Skip to comments.Immigration policy broke; Repair needed
Posted on 11/14/2003 6:38:40 PM PST by VU4G10
As I looked out my window at the promise of some rain, I kept looking back and forth to two major events that occurred in Phoenix this week.
Both were front page news in Phoenix and hold enormous implications for each one of us individually and for the state and nation.
Mexico's president, Vicente Fox, met with state leaders and with large numbers of his countrymen while in Phoenix. Some of the of those from Mexico were actually in Arizona legally. I suspect some had become United States citizens.
Yet, Fox talked to them like they were citizens of Mexico. He even referred to having them eligible to vote in both countries with dual citizenship.
That should not surprise you. A Middle Eastern country set up polling places across this country, including Arizona, this year so their former and current citizens who were living in the USA could vote in an election being held "back home."
Naturalized citizens take a pledge of loyalty to this country that specifically requires them to disavow primary loyalty to the country they left.
The USA has often been described as a melting pot. That implies that we take them in expecting them to become Americans. Have we changed the policy so we no longer expect immigrants to become an integral part of this country?
Mexico seems to be promoting a dual citizen status that would be an earth shaking change in the unstated policy we have lived with since 1776.
Fox wants us to be the economic development program for Mexico. Already, immigrants from his country send more than $13 billion back home to support family and relatives. That number is with a B. Only oil exports bring more dollars to Mexico It is one of the world's top oil and gas producers.
Yet, they restrict investment by our companies and individuals who are citizens of the USA. I looked at buying a timeshare in Mexico. I found that I could not own property in Mexico. I was to get a long-term lease rather than ownership.
I said no.
The other view from my window was a running gunfight down along 30 miles of I-10 in Phoenix that ended south of Chandler. Two gangs of Mexican smugglers, fondly referred to as coyotes, were shooting each other, evidently to gain better control of a share of the lucrative trade in human life.
Murders are up in Phoenix this year, the Phoenix papers report. They attribute much of the increase to violence in West Phoenix among smugglers. The smugglers kidnap people off the street or from other smugglers and hold them for ransom. Killing one now and then adds to the urgency of paying the ransom.
These illegal immigrants provide a cheap source of labor to build homes in the Phoenix area. Homebuilders can sell houses at more competitive prices. Americans buying the homes appreciate the good buys and never connect that lower price with taking advantage of the immigrants.
Nor do they connect the unemployment rate or the lower wages paid by contractors to US citizens to the illegal labor from Mexico.
We call that exploitation when American companies pay low wages overseas to bring cheaper merchandise from other countries. We even criticize Wal-Mart when we think they do it.
The reason the gunfight on the freeway attracted so much attention was the location. Had the smugglers had the good sense to shoot each other in West Phoenix, they would not have made front page.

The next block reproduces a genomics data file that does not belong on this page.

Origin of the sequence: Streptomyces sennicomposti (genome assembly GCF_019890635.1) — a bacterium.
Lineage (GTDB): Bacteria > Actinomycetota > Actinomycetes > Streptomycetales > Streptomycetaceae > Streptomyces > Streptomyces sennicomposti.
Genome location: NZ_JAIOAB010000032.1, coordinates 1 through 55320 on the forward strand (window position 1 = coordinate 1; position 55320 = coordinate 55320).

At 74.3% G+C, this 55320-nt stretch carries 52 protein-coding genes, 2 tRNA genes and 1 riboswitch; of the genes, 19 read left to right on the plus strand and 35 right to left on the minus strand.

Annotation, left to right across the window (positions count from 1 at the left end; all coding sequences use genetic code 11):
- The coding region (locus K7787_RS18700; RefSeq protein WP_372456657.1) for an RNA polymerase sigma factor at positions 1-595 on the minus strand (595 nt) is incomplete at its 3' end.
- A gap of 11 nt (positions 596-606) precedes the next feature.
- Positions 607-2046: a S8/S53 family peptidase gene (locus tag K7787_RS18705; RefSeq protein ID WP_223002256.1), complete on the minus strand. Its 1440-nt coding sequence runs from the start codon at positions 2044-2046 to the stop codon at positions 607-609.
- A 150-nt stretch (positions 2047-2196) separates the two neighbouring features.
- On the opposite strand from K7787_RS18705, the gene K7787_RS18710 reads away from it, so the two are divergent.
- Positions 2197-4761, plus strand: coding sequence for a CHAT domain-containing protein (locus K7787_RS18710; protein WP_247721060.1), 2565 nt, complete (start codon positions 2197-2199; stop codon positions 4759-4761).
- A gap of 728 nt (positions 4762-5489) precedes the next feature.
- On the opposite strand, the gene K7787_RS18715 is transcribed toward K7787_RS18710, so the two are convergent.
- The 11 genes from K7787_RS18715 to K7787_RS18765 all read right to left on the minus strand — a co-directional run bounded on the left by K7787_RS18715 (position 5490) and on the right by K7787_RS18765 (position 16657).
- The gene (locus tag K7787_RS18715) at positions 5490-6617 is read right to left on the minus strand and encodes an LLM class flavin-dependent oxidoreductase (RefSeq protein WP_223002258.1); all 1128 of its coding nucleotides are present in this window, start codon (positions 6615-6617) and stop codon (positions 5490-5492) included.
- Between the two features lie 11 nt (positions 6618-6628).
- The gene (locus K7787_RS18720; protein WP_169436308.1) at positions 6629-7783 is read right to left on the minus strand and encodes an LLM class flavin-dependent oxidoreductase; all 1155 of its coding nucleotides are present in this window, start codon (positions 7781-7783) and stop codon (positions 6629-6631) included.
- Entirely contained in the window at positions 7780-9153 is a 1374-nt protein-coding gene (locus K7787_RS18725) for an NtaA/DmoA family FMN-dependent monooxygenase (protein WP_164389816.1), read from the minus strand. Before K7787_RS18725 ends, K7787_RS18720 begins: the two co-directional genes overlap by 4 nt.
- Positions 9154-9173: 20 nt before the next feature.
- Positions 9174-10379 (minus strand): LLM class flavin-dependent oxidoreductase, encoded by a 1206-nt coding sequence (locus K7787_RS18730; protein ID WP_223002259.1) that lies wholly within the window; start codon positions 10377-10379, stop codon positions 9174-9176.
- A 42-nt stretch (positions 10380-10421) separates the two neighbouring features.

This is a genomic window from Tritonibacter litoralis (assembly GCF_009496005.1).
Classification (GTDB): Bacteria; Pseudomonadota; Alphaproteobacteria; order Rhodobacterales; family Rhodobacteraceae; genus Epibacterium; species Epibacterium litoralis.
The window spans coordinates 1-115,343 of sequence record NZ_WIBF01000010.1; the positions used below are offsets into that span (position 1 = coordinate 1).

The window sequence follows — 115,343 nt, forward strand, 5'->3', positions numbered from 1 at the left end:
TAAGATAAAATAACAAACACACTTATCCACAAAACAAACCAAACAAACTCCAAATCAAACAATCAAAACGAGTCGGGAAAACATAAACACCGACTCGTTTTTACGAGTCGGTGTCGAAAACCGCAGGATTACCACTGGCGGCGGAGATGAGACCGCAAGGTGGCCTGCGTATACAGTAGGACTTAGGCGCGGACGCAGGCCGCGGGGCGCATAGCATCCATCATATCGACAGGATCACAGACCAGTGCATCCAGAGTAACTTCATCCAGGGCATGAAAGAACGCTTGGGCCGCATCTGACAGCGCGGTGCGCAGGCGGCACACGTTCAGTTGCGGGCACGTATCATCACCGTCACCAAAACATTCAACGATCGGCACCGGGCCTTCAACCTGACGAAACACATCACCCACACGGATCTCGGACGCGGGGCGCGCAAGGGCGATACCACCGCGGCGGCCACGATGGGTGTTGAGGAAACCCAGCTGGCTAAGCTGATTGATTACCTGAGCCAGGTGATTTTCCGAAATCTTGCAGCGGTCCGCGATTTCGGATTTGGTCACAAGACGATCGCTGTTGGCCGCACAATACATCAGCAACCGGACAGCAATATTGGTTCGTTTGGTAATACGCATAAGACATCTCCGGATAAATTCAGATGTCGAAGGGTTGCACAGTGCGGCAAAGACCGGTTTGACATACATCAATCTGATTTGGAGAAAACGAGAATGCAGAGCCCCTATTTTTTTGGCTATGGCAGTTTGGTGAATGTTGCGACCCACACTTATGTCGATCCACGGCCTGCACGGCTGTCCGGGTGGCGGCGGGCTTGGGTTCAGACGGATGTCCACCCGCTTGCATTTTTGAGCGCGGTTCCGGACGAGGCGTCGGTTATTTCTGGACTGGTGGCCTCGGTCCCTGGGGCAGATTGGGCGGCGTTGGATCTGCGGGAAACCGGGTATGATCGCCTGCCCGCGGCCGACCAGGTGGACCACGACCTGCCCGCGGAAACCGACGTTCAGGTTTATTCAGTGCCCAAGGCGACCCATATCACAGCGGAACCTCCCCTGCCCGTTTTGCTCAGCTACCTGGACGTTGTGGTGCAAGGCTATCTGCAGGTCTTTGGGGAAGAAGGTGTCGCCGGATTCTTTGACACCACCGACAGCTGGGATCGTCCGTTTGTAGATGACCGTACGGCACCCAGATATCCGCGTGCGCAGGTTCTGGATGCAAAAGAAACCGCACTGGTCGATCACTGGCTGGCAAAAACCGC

It is disgusting that human smuggling has become so profitable that it attracts people who had been in the drug trade. Will we ever demand something be done?
As one citizen said to me, why should we care when the problem does not touch us directly? The "government" should do something.
Do you and I have any responsibility? Would these people quit risking their lives to come to Arizona if no one would hire illegals? What responsibility does each employer have? Is the attitude "Competitors do it so I will too so I can compete" acceptable?
I am sure that no one in Kingman would hire an illegal worker even though I have stumbled on some local workers who spoke no English. U.S. 93 and I-40 are high traffic corridors that carry some of these people to jobs in all directions. Can we assume none ever stop here?
Read Michelle Malkin's book 'Invasion." It could broaden your view of the problems created by our current immigration policies. She is the daughter of legal immigrants from the Philippines who came here for the right reasons and did it by the rules.
Immigration policy is broken. It killed people on Sept. 11. It kills our neighbors from Mexico nearly every day.
I want it fixed, now.
Freepmail me if you wish to be removed from or added to this list!
Threads related to non-citizens in our Country can be found using the keyword "ALIENS":
I am not sure that we could save this nation now, even if they started today, and sadly they won't start today, or even five years from now.
I weep for our nation, and long for the one that I lived in, where children could walk the street alone, even at night. Doors were never locked and keys were left in cars. Every boy carried a pocket knife and most had rifles and shotguns, that they could use unsupervised.
Amen, brother. I truly believe that there will be a serious separatist movement in this country when my grandchildren come of age. I hope it will happen peacefully, and that those who still cherish freedom and order will find a homeland in some part of the old United States.
Who is going to lead this battle? Poor Tom Tancredo is the only politician that seems to be able to voice any leadership on this issue.
As long as the "fix" isn't amnesty and a massive guest worker program. This writer doesn't say what his idea of a fix is, but that's where most editorials are going these days.
Amazing. This is money lost to our economy, propping up a foreign government that is actively undermining our nation.
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